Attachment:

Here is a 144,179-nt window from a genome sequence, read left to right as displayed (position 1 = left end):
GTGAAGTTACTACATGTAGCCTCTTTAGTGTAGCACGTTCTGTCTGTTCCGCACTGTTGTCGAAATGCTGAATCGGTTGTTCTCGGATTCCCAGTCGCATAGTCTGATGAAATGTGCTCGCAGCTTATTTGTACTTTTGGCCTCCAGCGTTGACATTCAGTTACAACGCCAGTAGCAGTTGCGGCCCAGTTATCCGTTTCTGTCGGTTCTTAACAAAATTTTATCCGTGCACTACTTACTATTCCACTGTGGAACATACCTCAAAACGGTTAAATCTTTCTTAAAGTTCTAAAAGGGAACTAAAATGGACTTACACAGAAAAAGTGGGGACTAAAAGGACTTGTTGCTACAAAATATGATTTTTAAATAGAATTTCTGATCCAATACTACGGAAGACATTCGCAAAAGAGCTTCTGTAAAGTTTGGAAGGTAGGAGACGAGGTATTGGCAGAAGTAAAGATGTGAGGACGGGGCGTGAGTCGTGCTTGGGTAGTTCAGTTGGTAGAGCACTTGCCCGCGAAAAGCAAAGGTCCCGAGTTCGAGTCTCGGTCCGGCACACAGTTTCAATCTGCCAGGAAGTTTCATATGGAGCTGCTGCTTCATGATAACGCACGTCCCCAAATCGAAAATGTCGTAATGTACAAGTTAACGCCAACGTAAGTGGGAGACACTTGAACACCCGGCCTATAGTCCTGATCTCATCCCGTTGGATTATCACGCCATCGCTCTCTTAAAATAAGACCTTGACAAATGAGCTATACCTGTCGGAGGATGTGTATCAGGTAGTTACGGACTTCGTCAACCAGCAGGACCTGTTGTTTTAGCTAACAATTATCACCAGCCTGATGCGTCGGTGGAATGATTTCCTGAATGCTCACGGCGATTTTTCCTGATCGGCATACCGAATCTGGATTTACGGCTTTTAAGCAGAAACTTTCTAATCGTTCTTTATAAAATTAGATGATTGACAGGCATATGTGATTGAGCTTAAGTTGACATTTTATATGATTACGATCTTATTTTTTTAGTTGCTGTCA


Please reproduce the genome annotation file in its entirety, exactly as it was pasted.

Here is a 144,179-nt window from a genome sequence, read left to right as displayed (position 1 = left end):
GTGAAGTTACTACATGTAGCCTCTTTAGTGTAGCACGTTCTGTCTGTTCCGCACTGTTGTCGAAATGCTGAATCGGTTGTTCTCGGATTCCCAGTCGCATAGTCTGATGAAATGTGCTCGCAGCTTATTTGTACTTTTGGCCTCCAGCGTTGACATTCAGTTACAACGCCAGTAGCAGTTGCGGCCCAGTTATCCGTTTCTGTCGGTTCTTAACAAAATTTTATCCGTGCACTACTTACTATTCCACTGTGGAACATACCTCAAAACGGTTAAATCTTTCTTAAAGTTCTAAAAGGGAACTAAAATGGACTTACACAGAAAAAGTGGGGACTAAAAGGACTTGTTGCTACAAAATATGATTTTTAAATAGAATTTCTGATCCAATACTACGGAAGACATTCGCAAAAGAGCTTCTGTAAAGTTTGGAAGGTAGGAGACGAGGTATTGGCAGAAGTAAAGATGTGAGGACGGGGCGTGAGTCGTGCTTGGGTAGTTCAGTTGGTAGAGCACTTGCCCGCGAAAAGCAAAGGTCCCGAGTTCGAGTCTCGGTCCGGCACACAGTTTCAATCTGCCAGGAAGTTTCATATGGAGCTGCTGCTTCATGATAACGCACGTCCCCAAATCGAAAATGTCGTAATGTACAAGTTAACGCCAACGTAAGTGGGAGACACTTGAACACCCGGCCTATAGTCCTGATCTCATCCCGTTGGATTATCACGCCATCGCTCTCTTAAAATAAGACCTTGACAAATGAGCTATACCTGTCGGAGGATGTGTATCAGGTAGTTACGGACTTCGTCAACCAGCAGGACCTGTTGTTTTAGCTAACAATTATCACCAGCCTGATGCGTCGGTGGAATGATTTCCTGAATGCTCACGGCGATTTTTCCTGATCGGCATACCGAATCTGGATTTACGGCTTTTAAGCAGAAACTTTCTAATCGTTCTTTATAAAATTAGATGATTGACAGGCATATGTGATTGAGCTTAAGTTGACATTTTATATGATTACGATCTTATTTTTTTAGTTGCTGTCA